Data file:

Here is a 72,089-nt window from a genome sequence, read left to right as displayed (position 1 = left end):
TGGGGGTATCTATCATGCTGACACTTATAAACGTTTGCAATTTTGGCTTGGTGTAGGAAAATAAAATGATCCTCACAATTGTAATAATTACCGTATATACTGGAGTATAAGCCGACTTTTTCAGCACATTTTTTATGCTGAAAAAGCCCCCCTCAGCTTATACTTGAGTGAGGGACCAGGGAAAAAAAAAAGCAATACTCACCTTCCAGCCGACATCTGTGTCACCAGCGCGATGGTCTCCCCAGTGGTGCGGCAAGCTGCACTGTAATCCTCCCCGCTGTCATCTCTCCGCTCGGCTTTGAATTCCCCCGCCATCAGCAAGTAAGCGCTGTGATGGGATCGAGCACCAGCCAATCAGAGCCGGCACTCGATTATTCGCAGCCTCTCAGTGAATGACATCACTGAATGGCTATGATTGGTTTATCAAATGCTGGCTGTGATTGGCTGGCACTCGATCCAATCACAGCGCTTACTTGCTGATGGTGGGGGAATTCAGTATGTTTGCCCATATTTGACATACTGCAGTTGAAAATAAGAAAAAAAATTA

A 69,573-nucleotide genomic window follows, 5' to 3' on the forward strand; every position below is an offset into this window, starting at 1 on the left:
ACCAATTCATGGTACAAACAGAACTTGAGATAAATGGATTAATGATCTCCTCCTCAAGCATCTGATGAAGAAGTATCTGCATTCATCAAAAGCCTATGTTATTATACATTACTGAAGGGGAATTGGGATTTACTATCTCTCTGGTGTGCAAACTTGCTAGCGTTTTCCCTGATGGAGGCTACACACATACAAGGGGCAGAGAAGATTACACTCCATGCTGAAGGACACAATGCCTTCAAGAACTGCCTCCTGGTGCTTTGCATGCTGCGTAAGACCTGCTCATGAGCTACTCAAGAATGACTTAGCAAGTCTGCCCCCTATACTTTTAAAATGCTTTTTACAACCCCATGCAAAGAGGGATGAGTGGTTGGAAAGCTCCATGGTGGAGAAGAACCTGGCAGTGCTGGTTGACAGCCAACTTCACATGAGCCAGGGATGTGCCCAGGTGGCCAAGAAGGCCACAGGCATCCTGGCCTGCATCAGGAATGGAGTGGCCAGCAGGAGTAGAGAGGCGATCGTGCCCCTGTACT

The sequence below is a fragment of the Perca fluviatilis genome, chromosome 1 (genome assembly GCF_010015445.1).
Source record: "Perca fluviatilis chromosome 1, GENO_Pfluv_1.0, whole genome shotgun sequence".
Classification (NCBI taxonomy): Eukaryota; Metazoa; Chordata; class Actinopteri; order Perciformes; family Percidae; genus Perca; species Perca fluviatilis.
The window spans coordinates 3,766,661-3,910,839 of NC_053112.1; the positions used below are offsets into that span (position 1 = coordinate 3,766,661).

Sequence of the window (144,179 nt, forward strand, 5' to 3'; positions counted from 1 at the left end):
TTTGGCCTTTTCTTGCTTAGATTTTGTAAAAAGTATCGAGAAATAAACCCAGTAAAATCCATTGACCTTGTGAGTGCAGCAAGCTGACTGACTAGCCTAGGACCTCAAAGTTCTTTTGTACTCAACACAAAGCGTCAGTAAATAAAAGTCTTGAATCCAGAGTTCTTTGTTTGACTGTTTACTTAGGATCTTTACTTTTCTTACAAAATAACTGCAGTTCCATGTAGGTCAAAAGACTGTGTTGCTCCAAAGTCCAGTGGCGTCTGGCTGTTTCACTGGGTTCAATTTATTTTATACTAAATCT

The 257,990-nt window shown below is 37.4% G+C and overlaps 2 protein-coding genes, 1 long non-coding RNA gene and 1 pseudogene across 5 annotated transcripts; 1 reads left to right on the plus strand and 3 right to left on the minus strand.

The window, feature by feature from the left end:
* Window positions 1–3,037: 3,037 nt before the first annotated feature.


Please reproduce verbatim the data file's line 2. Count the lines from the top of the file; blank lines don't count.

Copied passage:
TGGGGGTATCTATCATGCTGACACTTATAAACGTTTGCAATTTTGGCTTGGTGTAGGAAAATAAAATGATCCTCACAATTGTAATAATTACCGTATATACTGGAGTATAAGCCGACTTTTTCAGCACATTTTTTATGCTGAAAAAGCCCCCCTCAGCTTATACTTGAGTGAGGGACCAGGGAAAAAAAAAAGCAATACTCACCTTCCAGCCGACATCTGTGTCACCAGCGCGATGGTCTCCCCAGTGGTGCGGCAAGCTGCACTGTAATCCTCCCCGCTGTCATCTCTCCGCTCGGCTTTGAATTCCCCCGCCATCAGCAAGTAAGCGCTGTGATGGGATCGAGCACCAGCCAATCAGAGCCGGCACTCGATTATTCGCAGCCTCTCAGTGAATGACATCACTGAATGGCTATGATTGGTTTATCAAATGCTGGCTGTGATTGGCTGGCACTCGATCCAATCACAGCGCTTACTTGCTGATGGTGGGGGAATTCAGTATGTTTGCCCATATTTGACATACTGCAGTTGAAAATAAGAAAAAAAATTA